Dorothy Cross is possibly Ireland’s bestknown artist. Born in 1956 in Cork, where she attended the Crawford Municipal School of Art, she went on to Leicester Polytechnic in England. She also studied for three years at the San Francisco Art Institute, California, where she completed a degree in printmaking.
She is at home with a variety of media, ranging from sculpture and installation art to photography and video, though always exploring recurrent themes of sexual and cultural identity, personal history, memory and the gaps between the conscious and the subconscious.
Exhibiting regularly since the mid-1980s, Dorothy Cross came to wider public attention with her major solo installation, “Ebb”, at the Douglas Hyde Gallery in Dublin. This was followed by another installation, ” PowerHouse “, at the ICA in Philadelphia, Camden Arts Centre in London, and Kerlin Gallery in Dublin. Both these works incorporated found objects as well as items that had been in her family’s possession for many years. In this respect, Cross’s work has been described as “poetic amalgamation”.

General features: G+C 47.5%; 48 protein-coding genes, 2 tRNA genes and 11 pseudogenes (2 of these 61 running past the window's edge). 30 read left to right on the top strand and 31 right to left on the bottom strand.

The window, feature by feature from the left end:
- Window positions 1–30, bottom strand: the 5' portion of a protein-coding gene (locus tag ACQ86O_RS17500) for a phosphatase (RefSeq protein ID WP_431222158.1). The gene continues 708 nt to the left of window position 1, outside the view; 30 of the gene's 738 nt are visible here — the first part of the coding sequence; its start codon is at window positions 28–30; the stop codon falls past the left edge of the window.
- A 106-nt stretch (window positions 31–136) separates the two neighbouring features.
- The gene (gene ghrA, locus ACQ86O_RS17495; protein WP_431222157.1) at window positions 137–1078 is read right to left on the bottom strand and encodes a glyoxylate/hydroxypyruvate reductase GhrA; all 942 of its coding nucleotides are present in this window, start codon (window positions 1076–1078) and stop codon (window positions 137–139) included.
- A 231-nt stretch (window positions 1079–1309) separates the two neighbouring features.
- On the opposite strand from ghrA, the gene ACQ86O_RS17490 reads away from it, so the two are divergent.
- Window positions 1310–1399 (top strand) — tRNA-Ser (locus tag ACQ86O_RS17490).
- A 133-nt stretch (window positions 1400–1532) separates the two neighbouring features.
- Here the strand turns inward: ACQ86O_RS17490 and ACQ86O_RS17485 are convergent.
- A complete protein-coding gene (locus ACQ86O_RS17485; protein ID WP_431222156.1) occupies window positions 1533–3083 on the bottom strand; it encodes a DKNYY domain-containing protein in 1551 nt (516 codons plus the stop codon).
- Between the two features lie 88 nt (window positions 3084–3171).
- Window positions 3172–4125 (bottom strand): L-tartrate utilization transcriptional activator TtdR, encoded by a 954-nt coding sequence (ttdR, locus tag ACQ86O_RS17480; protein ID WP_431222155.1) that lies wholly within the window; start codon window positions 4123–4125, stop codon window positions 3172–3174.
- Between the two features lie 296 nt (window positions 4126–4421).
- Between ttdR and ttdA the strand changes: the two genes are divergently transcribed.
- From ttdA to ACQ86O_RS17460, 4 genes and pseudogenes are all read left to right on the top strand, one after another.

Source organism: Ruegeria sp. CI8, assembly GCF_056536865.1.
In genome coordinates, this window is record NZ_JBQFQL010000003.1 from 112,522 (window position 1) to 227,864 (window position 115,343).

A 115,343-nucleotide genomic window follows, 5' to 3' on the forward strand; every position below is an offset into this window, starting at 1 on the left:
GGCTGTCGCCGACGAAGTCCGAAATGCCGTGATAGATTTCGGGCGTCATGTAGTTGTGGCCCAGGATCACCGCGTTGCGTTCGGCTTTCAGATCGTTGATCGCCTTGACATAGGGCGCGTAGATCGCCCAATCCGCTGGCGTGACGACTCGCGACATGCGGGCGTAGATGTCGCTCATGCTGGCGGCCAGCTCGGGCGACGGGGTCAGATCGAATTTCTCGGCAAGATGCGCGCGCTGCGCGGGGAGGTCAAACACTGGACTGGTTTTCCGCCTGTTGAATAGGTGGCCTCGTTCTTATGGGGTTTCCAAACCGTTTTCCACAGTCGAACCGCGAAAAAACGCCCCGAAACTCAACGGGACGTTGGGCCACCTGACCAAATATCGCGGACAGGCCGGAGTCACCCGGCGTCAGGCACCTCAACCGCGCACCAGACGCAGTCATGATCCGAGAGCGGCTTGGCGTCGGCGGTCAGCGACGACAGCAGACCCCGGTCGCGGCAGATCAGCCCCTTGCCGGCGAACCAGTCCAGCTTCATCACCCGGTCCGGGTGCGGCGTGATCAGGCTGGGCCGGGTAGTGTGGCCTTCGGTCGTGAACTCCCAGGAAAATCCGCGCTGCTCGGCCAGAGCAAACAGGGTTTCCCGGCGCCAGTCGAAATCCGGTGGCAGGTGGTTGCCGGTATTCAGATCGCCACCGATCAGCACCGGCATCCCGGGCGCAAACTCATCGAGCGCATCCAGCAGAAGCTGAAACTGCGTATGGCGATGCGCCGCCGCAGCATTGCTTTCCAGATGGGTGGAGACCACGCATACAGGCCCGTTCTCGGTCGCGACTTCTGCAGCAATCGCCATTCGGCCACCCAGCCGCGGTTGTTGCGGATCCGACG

Dorothy Cross is best-known for “Ghost Ship “, a public installation in which a disused light ship in Scotman’s Bay, off Dún Laoghaire Harbour in Dublin, was brought to life through the use of luminous paint.
Cross, who holds an honorary doctorate from University College, Cork, and is a past winner of the prestigious Pollock-Krasner Award, comes to Château de Vullierens with “Bed”. Carved from Carrara marble, this crumpled bed symbolises birth, death, sex and dreams. Favoured by Renaissance sculptors and once reserved for depicting saints, Dorothy Cross shifts registers and takes marble from sacred to secular in a thought-provoking work.